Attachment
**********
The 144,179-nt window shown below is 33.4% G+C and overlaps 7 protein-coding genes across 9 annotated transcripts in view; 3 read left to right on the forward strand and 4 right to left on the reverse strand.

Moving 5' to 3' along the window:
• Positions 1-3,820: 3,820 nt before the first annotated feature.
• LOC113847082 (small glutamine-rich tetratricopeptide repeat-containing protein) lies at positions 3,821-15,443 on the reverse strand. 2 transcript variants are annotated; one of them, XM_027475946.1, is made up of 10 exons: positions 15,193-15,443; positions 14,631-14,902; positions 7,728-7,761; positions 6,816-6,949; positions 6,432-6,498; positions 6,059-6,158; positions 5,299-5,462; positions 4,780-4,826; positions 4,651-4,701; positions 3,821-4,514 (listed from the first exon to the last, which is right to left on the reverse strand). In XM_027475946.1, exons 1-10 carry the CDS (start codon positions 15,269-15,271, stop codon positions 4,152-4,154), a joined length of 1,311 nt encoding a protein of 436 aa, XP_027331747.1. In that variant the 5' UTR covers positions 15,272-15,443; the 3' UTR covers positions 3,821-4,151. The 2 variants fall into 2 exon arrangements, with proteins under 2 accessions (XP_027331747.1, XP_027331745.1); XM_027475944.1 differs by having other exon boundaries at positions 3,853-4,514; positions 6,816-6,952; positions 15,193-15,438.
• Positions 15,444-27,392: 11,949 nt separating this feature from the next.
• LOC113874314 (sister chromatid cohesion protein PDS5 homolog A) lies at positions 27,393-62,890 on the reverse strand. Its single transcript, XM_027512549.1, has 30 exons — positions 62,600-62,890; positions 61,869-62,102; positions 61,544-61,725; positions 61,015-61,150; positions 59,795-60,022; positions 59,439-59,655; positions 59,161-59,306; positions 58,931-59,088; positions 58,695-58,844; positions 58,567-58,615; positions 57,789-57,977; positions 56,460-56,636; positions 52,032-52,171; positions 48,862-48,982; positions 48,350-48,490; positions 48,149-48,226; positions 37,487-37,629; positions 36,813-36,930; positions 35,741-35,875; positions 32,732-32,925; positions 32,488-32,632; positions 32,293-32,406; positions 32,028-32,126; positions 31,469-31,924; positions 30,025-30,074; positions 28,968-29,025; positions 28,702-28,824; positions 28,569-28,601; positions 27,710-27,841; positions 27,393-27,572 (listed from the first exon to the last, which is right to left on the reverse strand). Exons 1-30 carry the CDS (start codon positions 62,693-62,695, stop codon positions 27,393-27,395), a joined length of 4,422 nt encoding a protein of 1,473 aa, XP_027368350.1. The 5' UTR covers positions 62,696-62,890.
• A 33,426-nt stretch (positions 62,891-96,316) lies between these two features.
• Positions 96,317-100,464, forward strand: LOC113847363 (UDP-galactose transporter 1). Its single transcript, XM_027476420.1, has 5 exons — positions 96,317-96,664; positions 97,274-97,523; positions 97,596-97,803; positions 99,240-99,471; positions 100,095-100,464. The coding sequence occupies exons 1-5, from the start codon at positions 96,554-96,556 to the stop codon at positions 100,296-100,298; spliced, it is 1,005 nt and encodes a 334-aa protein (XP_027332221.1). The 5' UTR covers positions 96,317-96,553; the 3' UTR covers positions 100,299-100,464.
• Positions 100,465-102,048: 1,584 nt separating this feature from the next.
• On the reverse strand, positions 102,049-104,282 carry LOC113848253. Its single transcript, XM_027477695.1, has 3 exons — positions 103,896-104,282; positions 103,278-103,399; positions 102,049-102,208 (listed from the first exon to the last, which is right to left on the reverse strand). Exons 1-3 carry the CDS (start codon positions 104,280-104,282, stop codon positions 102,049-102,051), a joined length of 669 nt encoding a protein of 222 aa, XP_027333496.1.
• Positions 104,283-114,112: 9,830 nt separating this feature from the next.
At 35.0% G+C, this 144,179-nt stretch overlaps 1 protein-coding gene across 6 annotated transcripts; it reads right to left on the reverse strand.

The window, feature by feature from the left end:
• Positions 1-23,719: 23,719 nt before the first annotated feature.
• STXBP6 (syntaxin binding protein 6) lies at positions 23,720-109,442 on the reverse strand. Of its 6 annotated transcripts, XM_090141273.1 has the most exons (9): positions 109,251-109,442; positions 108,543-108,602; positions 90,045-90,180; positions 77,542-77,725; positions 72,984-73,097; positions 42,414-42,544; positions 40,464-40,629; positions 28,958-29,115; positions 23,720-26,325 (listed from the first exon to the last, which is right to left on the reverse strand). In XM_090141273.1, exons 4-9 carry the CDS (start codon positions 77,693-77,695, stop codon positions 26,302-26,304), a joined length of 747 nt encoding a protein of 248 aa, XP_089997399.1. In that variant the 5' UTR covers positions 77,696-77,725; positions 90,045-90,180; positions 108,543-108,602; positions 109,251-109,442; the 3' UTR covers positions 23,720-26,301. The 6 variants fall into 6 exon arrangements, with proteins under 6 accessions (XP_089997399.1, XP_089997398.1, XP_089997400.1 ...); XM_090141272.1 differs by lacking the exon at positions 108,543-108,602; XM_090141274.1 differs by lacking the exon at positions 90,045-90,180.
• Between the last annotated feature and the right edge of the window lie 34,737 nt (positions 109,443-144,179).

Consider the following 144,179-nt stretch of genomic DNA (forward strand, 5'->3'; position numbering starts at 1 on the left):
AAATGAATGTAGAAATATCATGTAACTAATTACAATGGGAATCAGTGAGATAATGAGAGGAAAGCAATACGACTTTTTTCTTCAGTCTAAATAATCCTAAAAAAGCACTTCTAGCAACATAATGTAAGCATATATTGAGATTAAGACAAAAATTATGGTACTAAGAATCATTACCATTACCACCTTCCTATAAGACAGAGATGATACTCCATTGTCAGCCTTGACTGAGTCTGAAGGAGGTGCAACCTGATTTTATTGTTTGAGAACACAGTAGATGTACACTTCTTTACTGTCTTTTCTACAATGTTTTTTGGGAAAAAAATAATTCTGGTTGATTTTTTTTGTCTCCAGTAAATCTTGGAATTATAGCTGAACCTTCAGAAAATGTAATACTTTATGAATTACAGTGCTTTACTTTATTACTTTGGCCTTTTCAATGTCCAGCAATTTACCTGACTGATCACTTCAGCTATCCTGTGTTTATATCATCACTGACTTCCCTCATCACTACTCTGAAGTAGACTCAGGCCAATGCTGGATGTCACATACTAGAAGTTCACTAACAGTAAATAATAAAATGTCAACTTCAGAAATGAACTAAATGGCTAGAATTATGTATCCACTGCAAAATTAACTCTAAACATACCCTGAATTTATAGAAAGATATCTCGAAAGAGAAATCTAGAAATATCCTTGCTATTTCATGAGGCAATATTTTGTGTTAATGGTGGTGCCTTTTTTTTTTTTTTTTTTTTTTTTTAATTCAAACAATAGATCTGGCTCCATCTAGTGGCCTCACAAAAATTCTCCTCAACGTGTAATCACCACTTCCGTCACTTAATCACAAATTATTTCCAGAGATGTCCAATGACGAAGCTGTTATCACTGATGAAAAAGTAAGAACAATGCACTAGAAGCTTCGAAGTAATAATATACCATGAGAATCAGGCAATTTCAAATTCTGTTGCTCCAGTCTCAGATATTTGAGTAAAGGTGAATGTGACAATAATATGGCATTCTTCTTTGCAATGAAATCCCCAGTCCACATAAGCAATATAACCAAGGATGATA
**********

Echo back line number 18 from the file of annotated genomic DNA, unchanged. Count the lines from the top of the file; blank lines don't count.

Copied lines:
AAATGAATGTAGAAATATCATGTAACTAATTACAATGGGAATCAGTGAGATAATGAGAGGAAAGCAATACGACTTTTTTCTTCAGTCTAAATAATCCTAAAAAAGCACTTCTAGCAACATAATGTAAGCATATATTGAGATTAAGACAAAAATTATGGTACTAAGAATCATTACCATTACCACCTTCCTATAAGACAGAGATGATACTCCATTGTCAGCCTTGACTGAGTCTGAAGGAGGTGCAACCTGATTTTATTGTTTGAGAACACAGTAGATGTACACTTCTTTACTGTCTTTTCTACAATGTTTTTTGGGAAAAAAATAATTCTGGTTGATTTTTTTTGTCTCCAGTAAATCTTGGAATTATAGCTGAACCTTCAGAAAATGTAATACTTTATGAATTACAGTGCTTTACTTTATTACTTTGGCCTTTTCAATGTCCAGCAATTTACCTGACTGATCACTTCAGCTATCCTGTGTTTATATCATCACTGACTTCCCTCATCACTACTCTGAAGTAGACTCAGGCCAATGCTGGATGTCACATACTAGAAGTTCACTAACAGTAAATAATAAAATGTCAACTTCAGAAATGAACTAAATGGCTAGAATTATGTATCCACTGCAAAATTAACTCTAAACATACCCTGAATTTATAGAAAGATATCTCGAAAGAGAAATCTAGAAATATCCTTGCTATTTCATGAGGCAATATTTTGTGTTAATGGTGGTGCCTTTTTTTTTTTTTTTTTTTTTTTTTAATTCAAACAATAGATCTGGCTCCATCTAGTGGCCTCACAAAAATTCTCCTCAACGTGTAATCACCACTTCCGTCACTTAATCACAAATTATTTCCAGAGATGTCCAATGACGAAGCTGTTATCACTGATGAAAAAGTAAGAACAATGCACTAGAAGCTTCGAAGTAATAATATACCATGAGAATCAGGCAATTTCAAATTCTGTTGCTCCAGTCTCAGATATTTGAGTAAAGGTGAATGTGACAATAATATGGCATTCTTCTTTGCAATGAAATCCCCAGTCCACATAAGCAATATAACCAAGGATGATA